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Adapt, evolve, protect: The digital future of insurance post COVID-19 

Pandemics profoundly impact communities and change our way of life. “The War on Tuberculosis” public health campaign in the 1890s led to Americans refraining from sharing cups and spitting outdoors. The Spanish Flu of 1918 greatly increased the number of women that chose nursing as a career.

With the global economy crippled and many well established businesses on the brink of collapse, COVID-19 will reshape human behaviour and buying patterns forever. But what impact will this have on the global insurance industry? 

From several insurers returning premiums to the tune of hundreds of millions of dollars to consumers , to reduced investment income and downgraded ratings, the insurance industry has lost $760 billion in market capitalization globally. 

The worst for insurers is yet to come, with lawsuits filed over denied business interruption claims due to the pandemic, and POTUS insisting insurers cover these claims, even though these policies explicitly exclude coverage against pandemics.

But what does this mean for the insurance industry’s digital transformation?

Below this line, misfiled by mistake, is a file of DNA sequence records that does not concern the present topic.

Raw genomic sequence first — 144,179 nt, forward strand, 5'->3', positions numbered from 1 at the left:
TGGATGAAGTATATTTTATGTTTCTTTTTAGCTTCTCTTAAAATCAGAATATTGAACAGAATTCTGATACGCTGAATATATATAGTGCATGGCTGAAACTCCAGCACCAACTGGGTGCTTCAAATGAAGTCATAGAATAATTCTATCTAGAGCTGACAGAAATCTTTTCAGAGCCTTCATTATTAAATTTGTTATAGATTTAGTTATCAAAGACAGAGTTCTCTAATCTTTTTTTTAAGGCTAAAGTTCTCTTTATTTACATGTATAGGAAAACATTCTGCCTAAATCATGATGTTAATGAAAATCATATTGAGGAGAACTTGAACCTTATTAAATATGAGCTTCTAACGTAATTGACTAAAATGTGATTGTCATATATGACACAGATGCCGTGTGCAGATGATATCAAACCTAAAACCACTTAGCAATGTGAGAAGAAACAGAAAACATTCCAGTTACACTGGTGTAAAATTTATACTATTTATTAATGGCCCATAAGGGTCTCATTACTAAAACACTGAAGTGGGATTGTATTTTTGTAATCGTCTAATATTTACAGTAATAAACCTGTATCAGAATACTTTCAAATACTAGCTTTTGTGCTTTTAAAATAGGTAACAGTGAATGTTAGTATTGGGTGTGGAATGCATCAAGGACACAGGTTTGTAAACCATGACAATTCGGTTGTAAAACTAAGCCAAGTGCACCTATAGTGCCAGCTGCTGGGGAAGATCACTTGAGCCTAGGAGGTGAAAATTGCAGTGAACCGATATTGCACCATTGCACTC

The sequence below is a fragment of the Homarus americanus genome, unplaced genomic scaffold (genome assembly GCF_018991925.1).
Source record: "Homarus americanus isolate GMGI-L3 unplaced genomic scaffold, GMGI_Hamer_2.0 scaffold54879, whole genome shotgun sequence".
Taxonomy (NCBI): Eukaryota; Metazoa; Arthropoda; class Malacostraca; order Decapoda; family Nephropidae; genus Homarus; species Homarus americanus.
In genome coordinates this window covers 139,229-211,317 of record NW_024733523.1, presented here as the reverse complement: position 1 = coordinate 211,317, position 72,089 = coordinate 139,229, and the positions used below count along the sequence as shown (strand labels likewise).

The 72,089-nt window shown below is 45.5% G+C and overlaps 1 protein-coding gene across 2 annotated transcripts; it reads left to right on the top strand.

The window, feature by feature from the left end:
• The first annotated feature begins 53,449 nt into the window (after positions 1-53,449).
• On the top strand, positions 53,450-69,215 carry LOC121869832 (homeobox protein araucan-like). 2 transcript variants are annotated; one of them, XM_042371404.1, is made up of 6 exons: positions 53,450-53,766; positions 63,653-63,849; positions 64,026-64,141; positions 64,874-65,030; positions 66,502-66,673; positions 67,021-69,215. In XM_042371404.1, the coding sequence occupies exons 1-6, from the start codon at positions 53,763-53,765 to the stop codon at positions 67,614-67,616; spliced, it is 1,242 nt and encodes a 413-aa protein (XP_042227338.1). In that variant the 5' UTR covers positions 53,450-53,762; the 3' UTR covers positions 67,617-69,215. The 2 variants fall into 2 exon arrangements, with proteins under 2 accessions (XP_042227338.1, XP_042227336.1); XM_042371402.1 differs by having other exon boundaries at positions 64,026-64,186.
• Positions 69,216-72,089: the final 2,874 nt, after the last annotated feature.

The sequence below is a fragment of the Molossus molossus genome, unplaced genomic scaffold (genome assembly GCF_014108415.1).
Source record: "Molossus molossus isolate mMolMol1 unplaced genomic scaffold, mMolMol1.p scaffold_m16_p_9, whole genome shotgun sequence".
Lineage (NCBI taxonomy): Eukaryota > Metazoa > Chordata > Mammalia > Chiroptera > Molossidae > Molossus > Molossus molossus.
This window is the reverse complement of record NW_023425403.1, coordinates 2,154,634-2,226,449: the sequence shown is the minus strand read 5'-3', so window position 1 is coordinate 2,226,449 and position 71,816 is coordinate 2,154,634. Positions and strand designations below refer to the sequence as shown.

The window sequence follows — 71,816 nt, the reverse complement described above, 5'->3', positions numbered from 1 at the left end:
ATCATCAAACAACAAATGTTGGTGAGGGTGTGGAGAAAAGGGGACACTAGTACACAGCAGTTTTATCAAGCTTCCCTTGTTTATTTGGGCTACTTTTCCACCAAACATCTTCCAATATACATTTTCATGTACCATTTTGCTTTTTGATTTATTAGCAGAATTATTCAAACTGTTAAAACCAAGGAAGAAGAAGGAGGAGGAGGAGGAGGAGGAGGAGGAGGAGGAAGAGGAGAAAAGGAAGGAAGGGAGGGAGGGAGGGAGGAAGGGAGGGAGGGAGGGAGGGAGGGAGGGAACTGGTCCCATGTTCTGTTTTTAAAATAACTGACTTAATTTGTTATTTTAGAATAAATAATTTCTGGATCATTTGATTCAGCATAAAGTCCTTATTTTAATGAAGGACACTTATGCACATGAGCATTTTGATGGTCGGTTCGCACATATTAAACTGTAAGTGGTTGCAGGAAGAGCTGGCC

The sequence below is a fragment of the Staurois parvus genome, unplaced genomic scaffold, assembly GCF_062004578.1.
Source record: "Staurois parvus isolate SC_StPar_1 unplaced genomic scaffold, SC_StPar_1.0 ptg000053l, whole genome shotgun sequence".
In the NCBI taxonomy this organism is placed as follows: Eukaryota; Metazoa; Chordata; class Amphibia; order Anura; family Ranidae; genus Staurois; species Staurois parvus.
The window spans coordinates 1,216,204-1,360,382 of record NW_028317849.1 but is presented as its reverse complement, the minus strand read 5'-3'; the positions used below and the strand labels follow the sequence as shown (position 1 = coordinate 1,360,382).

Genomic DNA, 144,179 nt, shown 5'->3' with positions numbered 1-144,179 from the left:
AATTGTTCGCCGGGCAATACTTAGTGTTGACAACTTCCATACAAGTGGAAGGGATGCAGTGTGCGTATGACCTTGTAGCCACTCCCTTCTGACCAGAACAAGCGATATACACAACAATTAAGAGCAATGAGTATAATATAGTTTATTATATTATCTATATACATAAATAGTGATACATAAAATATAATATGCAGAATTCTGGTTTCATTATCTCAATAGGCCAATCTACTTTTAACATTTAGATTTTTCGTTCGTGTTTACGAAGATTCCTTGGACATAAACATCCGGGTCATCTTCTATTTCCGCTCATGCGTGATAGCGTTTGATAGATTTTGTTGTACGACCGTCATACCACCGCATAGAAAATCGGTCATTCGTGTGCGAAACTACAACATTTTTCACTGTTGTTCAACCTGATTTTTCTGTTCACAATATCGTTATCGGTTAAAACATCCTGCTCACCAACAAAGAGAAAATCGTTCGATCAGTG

The problems have just begun

Insurers’ excessive reliance on third party service providers will be severely tested as operational and technology issues combined with general business interruptions hinder their ability to serve policyholders. The inevitable communication delays around outstanding claims will lead to reputational and litigation risks. 

Down the road, this will create difficulties in pricing of various products. For instance, the workers’ compensation pricing model would have to be reimagined due to long term effects of COVID-19 infections, and the emergence of gig workers.

COVID will change needs and demands from customers

Insurers have continuously evolved their offerings to meet changing customer needs but the post COVID-19 world will accelerate new product offerings at an unprecedented pace.

For products like personal auto, consumers will now demand a truly digital, contactless experience. The ability to make digital claim payments, for example, will be a huge differentiator.